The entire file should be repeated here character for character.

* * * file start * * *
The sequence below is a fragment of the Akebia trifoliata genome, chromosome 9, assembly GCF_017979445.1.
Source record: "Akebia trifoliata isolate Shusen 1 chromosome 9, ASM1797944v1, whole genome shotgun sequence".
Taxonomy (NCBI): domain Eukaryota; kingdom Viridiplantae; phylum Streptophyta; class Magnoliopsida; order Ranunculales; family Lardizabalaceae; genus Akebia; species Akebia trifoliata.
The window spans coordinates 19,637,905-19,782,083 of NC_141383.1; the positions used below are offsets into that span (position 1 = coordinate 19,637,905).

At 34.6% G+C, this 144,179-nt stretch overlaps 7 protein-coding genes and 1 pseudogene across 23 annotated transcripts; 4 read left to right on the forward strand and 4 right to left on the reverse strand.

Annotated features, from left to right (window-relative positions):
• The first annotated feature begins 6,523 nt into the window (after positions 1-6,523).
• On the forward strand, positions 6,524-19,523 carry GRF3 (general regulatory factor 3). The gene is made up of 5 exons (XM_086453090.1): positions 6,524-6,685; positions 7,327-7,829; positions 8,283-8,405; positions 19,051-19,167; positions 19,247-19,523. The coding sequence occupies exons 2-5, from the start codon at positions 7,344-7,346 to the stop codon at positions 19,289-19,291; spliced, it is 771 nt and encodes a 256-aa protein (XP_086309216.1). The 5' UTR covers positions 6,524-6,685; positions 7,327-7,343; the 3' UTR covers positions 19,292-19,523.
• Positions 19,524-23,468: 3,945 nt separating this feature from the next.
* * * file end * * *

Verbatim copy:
The sequence below is a fragment of the Akebia trifoliata genome, chromosome 9, assembly GCF_017979445.1.
Source record: "Akebia trifoliata isolate Shusen 1 chromosome 9, ASM1797944v1, whole genome shotgun sequence".
Taxonomy (NCBI): domain Eukaryota; kingdom Viridiplantae; phylum Streptophyta; class Magnoliopsida; order Ranunculales; family Lardizabalaceae; genus Akebia; species Akebia trifoliata.
The window spans coordinates 19,637,905-19,782,083 of NC_141383.1; the positions used below are offsets into that span (position 1 = coordinate 19,637,905).

At 34.6% G+C, this 144,179-nt stretch overlaps 7 protein-coding genes and 1 pseudogene across 23 annotated transcripts; 4 read left to right on the forward strand and 4 right to left on the reverse strand.

Annotated features, from left to right (window-relative positions):
• The first annotated feature begins 6,523 nt into the window (after positions 1-6,523).
• On the forward strand, positions 6,524-19,523 carry GRF3 (general regulatory factor 3). The gene is made up of 5 exons (XM_086453090.1): positions 6,524-6,685; positions 7,327-7,829; positions 8,283-8,405; positions 19,051-19,167; positions 19,247-19,523. The coding sequence occupies exons 2-5, from the start codon at positions 7,344-7,346 to the stop codon at positions 19,289-19,291; spliced, it is 771 nt and encodes a 256-aa protein (XP_086309216.1). The 5' UTR covers positions 6,524-6,685; positions 7,327-7,343; the 3' UTR covers positions 19,292-19,523.
• Positions 19,524-23,468: 3,945 nt separating this feature from the next.